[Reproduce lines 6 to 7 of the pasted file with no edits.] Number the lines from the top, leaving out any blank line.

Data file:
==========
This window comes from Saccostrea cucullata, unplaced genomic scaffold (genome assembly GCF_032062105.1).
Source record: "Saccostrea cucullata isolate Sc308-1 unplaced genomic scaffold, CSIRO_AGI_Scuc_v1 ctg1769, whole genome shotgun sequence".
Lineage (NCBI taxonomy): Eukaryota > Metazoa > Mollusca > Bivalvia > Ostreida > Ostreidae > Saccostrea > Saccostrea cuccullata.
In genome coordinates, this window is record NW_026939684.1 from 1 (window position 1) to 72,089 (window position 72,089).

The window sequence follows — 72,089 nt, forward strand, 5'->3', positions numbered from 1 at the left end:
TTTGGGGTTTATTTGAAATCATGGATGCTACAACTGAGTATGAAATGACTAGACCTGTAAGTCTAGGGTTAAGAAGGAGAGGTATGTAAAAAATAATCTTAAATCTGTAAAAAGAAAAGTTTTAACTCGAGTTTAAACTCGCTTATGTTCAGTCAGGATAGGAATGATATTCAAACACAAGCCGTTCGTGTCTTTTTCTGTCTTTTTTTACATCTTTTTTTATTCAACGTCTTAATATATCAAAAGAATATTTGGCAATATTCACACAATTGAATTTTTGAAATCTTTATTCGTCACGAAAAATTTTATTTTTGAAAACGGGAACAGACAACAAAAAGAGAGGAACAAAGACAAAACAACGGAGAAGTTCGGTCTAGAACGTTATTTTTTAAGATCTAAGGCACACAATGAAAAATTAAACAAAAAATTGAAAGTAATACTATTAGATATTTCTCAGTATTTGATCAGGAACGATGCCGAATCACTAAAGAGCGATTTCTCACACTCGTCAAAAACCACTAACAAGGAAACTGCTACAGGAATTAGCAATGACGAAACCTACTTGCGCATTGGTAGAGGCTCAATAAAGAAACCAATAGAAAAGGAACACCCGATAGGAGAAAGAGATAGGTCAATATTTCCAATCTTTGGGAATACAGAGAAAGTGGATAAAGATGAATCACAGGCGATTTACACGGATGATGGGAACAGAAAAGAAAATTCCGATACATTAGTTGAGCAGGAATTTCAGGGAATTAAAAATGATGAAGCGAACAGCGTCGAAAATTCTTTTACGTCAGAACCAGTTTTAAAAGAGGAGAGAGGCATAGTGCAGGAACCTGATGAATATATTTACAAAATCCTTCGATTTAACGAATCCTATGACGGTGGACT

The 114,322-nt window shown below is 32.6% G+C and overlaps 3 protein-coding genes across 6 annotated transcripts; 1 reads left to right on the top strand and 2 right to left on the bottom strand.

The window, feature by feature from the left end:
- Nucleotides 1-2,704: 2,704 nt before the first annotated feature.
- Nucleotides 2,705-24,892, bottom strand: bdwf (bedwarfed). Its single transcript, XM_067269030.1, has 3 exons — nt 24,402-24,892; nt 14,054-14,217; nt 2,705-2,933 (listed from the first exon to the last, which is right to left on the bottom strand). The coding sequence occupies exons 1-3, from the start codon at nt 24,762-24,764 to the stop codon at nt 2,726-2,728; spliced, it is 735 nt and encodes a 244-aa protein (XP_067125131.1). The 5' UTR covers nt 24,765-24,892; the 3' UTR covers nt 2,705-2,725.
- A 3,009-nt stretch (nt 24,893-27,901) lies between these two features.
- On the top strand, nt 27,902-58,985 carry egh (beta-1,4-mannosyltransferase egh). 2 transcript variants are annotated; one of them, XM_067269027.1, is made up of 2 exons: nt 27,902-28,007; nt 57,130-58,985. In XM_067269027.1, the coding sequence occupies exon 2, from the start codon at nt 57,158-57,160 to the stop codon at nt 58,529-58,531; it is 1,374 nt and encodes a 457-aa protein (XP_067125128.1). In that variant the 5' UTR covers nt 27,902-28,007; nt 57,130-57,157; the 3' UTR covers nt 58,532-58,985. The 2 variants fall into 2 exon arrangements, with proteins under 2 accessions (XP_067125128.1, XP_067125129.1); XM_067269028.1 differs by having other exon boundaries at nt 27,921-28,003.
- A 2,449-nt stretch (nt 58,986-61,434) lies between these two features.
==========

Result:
TTTGGGGTTTATTTGAAATCATGGATGCTACAACTGAGTATGAAATGACTAGACCTGTAAGTCTAGGGTTAAGAAGGAGAGGTATGTAAAAAATAATCTTAAATCTGTAAAAAGAAAAGTTTTAACTCGAGTTTAAACTCGCTTATGTTCAGTCAGGATAGGAATGATATTCAAACACAAGCCGTTCGTGTCTTTTTCTGTCTTTTTTTACATCTTTTTTTATTCAACGTCTTAATATATCAAAAGAATATTTGGCAATATTCACACAATTGAATTTTTGAAATCTTTATTCGTCACGAAAAATTTTATTTTTGAAAACGGGAACAGACAACAAAAAGAGAGGAACAAAGACAAAACAACGGAGAAGTTCGGTCTAGAACGTTATTTTTTAAGATCTAAGGCACACAATGAAAAATTAAACAAAAAATTGAAAGTAATACTATTAGATATTTCTCAGTATTTGATCAGGAACGATGCCGAATCACTAAAGAGCGATTTCTCACACTCGTCAAAAACCACTAACAAGGAAACTGCTACAGGAATTAGCAATGACGAAACCTACTTGCGCATTGGTAGAGGCTCAATAAAGAAACCAATAGAAAAGGAACACCCGATAGGAGAAAGAGATAGGTCAATATTTCCAATCTTTGGGAATACAGAGAAAGTGGATAAAGATGAATCACAGGCGATTTACACGGATGATGGGAACAGAAAAGAAAATTCCGATACATTAGTTGAGCAGGAATTTCAGGGAATTAAAAATGATGAAGCGAACAGCGTCGAAAATTCTTTTACGTCAGAACCAGTTTTAAAAGAGGAGAGAGGCATAGTGCAGGAACCTGATGAATATATTTACAAAATCCTTCGATTTAACGAATCCTATGACGGTGGACT

The 114,322-nt window shown below is 32.6% G+C and overlaps 3 protein-coding genes across 6 annotated transcripts; 1 reads left to right on the top strand and 2 right to left on the bottom strand.